There is no government policy to wholesale write off loans. Under the Bounce Back Loan Scheme (BBLS) all loans are liable to recovery action by lenders or – in the case of serious fraud or financial crime – law enforcement.

What action can you take if your company cannot pay the bounce bank loan back?

The Chancellor has extended the flexibility of the loan which will now be available to all from their first repayment, rather than after six repayments have been made. This will mean that businesses can choose to make no payments on their loans until 18 months after they originally took them out.

These Pay as You Grow (PAYG) options will be available to more than 1.4 million businesses which took out a total of nearly £45bn through the Bounce Back Loan Scheme. Businesses first began to receive the loans in May 2020 and the first repayments became due from May 2021 onwards.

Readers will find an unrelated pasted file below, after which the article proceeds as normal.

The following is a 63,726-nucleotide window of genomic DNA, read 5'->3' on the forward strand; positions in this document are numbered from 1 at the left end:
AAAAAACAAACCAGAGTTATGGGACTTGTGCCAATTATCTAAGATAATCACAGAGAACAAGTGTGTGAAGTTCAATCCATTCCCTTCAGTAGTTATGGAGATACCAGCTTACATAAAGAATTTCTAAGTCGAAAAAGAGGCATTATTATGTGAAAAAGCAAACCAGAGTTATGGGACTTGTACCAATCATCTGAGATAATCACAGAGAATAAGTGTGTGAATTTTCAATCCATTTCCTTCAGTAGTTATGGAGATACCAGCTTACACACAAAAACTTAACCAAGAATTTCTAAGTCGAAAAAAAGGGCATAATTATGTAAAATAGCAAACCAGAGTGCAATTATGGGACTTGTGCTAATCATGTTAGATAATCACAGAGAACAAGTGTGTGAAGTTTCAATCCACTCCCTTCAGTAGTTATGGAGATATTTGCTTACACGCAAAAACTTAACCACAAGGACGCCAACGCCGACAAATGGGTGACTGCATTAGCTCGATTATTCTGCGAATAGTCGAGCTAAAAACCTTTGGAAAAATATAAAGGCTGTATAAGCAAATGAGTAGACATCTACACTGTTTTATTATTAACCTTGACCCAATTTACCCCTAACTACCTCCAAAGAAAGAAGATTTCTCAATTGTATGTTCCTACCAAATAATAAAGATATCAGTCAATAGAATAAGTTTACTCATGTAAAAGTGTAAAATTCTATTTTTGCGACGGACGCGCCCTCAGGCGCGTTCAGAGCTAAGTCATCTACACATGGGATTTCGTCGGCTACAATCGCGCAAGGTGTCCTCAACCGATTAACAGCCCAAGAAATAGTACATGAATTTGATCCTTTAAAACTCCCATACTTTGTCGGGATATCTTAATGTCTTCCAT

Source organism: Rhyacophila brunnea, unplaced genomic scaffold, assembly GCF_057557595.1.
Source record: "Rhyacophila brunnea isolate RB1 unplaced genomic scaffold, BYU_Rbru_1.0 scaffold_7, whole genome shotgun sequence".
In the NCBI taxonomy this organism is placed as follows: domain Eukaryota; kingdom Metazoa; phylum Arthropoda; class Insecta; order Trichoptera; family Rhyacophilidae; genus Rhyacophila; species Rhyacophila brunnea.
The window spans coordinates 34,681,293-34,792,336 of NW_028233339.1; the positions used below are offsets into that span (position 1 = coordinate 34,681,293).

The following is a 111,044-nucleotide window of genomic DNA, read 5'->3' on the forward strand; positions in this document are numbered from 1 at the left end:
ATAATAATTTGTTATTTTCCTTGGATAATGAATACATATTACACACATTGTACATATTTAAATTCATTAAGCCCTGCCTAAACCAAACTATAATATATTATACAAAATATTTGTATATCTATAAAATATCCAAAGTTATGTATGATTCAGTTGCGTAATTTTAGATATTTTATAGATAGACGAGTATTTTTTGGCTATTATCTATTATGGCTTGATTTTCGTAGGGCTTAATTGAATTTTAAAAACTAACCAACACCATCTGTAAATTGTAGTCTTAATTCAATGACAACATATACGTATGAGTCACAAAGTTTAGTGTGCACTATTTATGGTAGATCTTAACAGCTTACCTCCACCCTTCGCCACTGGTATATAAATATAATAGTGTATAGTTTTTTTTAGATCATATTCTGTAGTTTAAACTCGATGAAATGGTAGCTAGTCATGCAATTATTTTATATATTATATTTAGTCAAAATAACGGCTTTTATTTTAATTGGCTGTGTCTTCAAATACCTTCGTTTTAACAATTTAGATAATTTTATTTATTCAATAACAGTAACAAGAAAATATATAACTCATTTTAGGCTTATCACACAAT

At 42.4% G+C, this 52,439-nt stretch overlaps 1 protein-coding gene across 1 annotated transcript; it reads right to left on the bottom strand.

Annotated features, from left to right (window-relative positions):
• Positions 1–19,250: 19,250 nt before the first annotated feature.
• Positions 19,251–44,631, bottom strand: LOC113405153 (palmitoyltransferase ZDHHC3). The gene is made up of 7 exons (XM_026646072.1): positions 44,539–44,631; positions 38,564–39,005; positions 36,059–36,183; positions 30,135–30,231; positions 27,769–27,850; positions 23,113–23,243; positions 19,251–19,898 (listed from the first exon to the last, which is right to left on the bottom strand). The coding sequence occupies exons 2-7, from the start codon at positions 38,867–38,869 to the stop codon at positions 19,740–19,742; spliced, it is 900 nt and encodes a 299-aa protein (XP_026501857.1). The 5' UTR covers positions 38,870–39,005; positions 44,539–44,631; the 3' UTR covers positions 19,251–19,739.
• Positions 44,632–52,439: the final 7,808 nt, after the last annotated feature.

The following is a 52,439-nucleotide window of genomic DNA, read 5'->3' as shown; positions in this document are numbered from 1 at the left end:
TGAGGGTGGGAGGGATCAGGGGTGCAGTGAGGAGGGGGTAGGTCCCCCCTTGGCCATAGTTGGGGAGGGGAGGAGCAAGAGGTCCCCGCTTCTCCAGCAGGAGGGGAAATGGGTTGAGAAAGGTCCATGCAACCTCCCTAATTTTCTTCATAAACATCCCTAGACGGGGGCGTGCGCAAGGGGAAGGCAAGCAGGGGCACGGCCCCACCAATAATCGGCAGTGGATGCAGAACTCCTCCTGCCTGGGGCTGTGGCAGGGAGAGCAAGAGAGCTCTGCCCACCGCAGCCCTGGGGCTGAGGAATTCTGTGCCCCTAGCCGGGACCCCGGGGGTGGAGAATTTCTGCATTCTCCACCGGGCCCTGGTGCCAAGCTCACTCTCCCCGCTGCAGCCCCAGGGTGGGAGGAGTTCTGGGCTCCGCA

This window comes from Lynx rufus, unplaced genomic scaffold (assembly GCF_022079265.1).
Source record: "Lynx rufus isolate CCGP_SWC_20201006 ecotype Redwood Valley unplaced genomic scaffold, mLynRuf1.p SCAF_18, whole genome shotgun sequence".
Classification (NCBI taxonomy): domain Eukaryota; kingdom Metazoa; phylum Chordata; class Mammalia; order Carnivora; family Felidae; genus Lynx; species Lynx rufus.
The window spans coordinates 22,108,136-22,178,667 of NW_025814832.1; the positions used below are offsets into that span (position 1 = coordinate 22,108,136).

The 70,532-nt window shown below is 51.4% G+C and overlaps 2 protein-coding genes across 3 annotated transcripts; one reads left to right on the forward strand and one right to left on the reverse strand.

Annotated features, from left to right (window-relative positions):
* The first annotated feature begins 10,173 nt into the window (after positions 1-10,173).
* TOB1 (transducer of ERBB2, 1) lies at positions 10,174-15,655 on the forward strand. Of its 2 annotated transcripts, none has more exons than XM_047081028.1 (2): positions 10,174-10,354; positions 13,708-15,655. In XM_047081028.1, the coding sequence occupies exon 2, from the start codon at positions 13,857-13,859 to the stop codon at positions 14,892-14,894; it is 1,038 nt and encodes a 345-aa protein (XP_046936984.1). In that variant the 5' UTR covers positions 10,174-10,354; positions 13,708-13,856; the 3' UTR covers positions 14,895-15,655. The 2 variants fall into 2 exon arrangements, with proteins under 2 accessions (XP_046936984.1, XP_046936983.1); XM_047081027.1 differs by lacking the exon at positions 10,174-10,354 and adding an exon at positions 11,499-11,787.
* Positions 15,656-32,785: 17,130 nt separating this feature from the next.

However, if the inability to pay the bounce back loan is actually symptomatic of a deeper cashflow problem and other loans or creditors are building up, then it may well be necessary to look at options such as HMRC time to pay arrangements, BBL payment holidays, or in more severe cases a full restructure of the company’s debt and costs via an insolvency mechanism such as a company voluntary arrangement or an administration. If the company is no longer viable it must be placed into voluntary liquidation. You can read all about those mechanisms in our worried directors guide.

If you need a way to deal with personal debts then Debt Management Plans, an IVA, or Bankruptcy are the way forward!

Call one of our expert advisors today if you need any further advice on this emergency loan scheme among the others.